Eagle Eye Citizen saves the world
Okay. Saves the world may be a bit optimistic.
But Eagle Eye Citizen does give teachers a great tool for supporting critical thinking, civil discourse, and civic engagement. Yesterday, I posted part of an essay by Nancy Gibb. She spoke about how we can get caught up in the “bias against the positive” instead of finding ways to instead focus on the “expansive, embracing, oxygenated opportunity of optimism.” She urged us to show students what does work well, how democracy works well.
I liked it.
It was a great reminder about how important social studies teachers truly are. And so while Eagle Eye Citizen probably won’t save the world by itself, it certainly should be one of the tools in your toolbelt.
And what’s Eagle Eye Citizen?
It’s a free resource designed to engage middle and high school students in solving and creating interactive challenges on American history, civics, and government with Library of Congress primary sources in order to develop students’ civic understanding and historical thinking skills. There are lots of ways to integrate Eagle Eye Citizen into your instruction – from helpful videos to lesson planning ideas and tips on differentiation.
Part of the Library of Congress Teaching with Primary Sources project, Eagle Eye Citizen was developed by the Roy Rosenzweig Center for History and New Media.
The site has three basic parts:
Your kids go to the Solve section to access a variety of challenges that require them to use historical thinking skills. There are three basic types of challenges:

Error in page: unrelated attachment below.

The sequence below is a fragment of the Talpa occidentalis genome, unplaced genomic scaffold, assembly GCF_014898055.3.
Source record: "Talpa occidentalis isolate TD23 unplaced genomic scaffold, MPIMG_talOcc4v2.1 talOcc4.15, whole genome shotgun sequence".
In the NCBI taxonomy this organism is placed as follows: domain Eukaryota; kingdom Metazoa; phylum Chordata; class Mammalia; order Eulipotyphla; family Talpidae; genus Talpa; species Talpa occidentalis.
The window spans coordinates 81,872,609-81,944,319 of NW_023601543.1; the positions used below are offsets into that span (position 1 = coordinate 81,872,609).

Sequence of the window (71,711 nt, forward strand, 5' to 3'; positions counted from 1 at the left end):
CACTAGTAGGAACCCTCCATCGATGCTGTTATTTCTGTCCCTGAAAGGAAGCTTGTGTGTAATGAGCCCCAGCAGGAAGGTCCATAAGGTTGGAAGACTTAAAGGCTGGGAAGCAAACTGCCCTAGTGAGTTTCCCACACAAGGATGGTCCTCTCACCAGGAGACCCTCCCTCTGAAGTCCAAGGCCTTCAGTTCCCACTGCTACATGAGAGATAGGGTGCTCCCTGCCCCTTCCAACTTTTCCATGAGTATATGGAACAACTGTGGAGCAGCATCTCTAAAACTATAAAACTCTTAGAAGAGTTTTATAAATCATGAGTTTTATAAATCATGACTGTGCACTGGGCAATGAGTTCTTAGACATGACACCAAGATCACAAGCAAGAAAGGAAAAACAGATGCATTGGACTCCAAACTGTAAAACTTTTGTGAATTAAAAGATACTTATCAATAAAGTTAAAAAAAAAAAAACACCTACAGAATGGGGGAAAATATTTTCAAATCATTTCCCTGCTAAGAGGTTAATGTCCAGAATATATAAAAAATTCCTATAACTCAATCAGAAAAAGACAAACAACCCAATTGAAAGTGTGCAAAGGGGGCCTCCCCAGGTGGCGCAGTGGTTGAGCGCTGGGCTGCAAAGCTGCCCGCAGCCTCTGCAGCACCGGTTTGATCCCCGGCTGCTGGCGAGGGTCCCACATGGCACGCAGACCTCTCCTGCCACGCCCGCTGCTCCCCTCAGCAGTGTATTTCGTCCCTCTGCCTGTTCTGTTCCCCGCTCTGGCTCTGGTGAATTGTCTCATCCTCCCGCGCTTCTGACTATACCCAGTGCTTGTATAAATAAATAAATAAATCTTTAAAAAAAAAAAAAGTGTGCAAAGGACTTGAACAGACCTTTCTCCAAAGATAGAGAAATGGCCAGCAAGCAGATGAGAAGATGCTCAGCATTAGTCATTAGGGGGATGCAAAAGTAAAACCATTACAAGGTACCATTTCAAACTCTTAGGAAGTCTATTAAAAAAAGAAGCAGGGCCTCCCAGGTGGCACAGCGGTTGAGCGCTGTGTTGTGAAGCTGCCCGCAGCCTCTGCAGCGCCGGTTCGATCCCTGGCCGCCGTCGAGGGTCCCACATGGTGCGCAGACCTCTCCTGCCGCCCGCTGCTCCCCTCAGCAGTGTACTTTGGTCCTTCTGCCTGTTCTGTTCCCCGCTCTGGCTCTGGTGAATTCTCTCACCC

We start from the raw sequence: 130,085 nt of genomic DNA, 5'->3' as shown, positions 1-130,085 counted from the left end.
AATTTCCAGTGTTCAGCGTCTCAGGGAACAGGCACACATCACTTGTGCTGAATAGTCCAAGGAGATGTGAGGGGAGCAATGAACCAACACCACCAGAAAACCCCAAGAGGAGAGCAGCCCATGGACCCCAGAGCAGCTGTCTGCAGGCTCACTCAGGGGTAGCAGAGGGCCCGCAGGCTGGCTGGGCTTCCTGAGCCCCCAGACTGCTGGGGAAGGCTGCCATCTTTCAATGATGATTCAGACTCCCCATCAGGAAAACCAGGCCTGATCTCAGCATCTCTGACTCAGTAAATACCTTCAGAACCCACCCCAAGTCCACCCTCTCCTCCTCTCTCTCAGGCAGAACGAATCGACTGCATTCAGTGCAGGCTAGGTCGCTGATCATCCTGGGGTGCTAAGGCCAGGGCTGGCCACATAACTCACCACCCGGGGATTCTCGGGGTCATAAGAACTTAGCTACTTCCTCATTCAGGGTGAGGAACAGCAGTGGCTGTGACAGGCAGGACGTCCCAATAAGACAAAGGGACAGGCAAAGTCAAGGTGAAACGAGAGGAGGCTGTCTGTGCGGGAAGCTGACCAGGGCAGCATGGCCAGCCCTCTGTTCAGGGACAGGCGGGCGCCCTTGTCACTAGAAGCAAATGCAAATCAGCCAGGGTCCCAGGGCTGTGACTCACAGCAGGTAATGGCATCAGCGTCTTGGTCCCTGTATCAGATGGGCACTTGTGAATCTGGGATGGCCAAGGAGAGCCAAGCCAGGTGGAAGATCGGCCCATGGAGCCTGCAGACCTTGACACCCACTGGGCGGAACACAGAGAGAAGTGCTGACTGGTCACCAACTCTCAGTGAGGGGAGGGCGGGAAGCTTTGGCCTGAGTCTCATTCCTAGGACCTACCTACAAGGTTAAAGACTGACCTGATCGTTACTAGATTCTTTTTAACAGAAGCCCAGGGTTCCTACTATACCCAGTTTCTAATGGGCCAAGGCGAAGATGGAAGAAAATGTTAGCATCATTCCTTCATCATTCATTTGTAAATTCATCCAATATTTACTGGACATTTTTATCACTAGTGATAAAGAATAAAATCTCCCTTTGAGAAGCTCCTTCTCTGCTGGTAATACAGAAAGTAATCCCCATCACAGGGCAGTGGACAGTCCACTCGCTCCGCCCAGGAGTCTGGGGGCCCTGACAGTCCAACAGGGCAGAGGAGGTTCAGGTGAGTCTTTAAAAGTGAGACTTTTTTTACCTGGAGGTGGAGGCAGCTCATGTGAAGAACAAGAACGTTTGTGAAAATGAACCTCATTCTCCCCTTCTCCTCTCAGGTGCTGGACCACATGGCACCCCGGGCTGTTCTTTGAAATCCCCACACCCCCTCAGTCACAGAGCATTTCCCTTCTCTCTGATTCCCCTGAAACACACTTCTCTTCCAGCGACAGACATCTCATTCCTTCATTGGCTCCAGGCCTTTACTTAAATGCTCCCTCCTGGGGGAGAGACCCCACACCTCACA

For each type, students have access to hundreds of different activities that focus on a specific skill and specific historical content. The activities are short, easy to use, and support the kinds of thinking that engaged, informed, and knowledgeable citizens need to have. And they focus on civics and civic understanding.
At the end of each challenge, students are asked to respond to questions and reflect on their thinking.
The cool thing is that Eagle Eye Citizen is not just about consuming information. Students can also use the tool to create their own challenges. This seems like an incredibly powerful teaching and learning tool. Teachers can also create their own challenges specific to grade level and content that they can share with students.
As an instructor, you have access to a ton of resources. You can create your own challenges but you also get lesson plans, assessments, differentiation suggestions, a list of resources, and a nice section titled “In a Pinch.”
But you’re also able to create your own account that allows you to make digital classrooms and follow the work of your students. It’s a great way to go paperless while still making it easy for you to track and view student work. You do all of this in your Teacher Dashboard.
I’ll be curious to hear how the site’s attempt at gamification goes with students. I love the idea. As kids complete tasks, they earn points, badges, and levels. The levels range from Member of Congress to Master Legislator. And I would love to hear from anyone who’s been playing with this and how kids are responding.
I get it. A site like Eagle Eye Citizen is not going to save the world. But I am convinced that social studies teachers will. And using free, online, focused tools like Eagle Eye Citizen can help.